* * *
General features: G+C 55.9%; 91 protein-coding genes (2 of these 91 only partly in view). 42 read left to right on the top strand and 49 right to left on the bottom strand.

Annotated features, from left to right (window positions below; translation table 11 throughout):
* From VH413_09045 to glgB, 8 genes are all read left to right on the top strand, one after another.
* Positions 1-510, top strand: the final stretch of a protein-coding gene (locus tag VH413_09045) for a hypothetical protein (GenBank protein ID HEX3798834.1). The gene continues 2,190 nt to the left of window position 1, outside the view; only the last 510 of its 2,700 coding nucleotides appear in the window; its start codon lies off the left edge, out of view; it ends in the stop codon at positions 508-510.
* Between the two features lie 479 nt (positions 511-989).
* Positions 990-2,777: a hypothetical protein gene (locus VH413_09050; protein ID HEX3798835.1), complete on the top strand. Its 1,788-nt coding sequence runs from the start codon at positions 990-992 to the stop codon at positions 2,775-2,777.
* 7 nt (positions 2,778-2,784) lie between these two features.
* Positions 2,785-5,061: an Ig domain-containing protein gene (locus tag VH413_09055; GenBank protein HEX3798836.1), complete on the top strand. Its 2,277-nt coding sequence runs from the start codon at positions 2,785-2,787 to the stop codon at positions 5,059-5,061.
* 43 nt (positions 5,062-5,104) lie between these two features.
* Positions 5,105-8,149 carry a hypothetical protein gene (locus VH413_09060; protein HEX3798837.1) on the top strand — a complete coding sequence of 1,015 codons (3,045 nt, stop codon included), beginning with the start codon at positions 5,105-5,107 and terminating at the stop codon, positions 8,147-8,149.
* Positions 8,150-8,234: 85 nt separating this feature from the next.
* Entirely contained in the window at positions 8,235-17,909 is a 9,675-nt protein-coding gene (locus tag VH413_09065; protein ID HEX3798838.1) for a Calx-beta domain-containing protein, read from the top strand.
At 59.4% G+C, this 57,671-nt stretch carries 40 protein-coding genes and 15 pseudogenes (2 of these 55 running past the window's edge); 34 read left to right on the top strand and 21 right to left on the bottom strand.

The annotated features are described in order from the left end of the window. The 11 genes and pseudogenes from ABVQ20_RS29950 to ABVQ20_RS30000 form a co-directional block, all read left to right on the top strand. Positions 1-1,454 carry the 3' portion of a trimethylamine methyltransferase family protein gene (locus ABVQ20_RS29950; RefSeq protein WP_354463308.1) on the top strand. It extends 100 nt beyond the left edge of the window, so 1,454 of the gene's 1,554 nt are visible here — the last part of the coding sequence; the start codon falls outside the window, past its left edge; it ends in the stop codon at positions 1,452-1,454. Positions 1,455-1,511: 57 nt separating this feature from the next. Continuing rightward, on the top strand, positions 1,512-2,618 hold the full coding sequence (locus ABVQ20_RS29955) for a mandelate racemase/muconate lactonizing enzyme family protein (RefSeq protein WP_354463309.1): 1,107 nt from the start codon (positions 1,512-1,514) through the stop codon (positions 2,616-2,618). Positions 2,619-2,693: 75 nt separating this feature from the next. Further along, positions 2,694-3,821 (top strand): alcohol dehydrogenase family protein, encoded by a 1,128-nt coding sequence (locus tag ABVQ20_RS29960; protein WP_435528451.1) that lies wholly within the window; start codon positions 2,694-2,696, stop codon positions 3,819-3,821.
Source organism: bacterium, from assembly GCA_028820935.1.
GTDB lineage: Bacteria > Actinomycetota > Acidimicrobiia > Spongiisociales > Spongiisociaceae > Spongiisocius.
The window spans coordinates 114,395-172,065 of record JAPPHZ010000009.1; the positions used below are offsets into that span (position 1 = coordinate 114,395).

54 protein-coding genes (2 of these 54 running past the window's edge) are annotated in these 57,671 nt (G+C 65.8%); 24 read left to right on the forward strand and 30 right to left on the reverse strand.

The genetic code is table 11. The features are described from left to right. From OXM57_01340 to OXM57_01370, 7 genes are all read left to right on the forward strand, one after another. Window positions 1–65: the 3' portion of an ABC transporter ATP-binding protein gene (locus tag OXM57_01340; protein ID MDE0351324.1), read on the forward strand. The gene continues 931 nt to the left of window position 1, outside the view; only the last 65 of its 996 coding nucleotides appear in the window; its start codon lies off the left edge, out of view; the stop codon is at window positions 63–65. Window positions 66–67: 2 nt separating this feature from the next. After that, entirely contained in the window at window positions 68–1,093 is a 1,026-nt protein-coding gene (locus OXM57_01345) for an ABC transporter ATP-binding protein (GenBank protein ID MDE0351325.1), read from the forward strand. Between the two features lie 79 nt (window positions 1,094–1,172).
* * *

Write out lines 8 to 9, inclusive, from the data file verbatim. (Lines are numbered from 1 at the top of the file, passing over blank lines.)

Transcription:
* Positions 2,785-5,061: an Ig domain-containing protein gene (locus tag VH413_09055; GenBank protein HEX3798836.1), complete on the top strand. Its 2,277-nt coding sequence runs from the start codon at positions 2,785-2,787 to the stop codon at positions 5,059-5,061.
* 43 nt (positions 5,062-5,104) lie between these two features.